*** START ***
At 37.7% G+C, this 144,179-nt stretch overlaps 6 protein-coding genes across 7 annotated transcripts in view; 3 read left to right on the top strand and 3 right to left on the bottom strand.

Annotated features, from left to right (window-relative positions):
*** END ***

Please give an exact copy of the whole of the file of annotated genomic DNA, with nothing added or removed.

At 37.7% G+C, this 144,179-nt stretch overlaps 6 protein-coding genes across 7 annotated transcripts in view; 3 read left to right on the top strand and 3 right to left on the bottom strand.

Annotated features, from left to right (window-relative positions):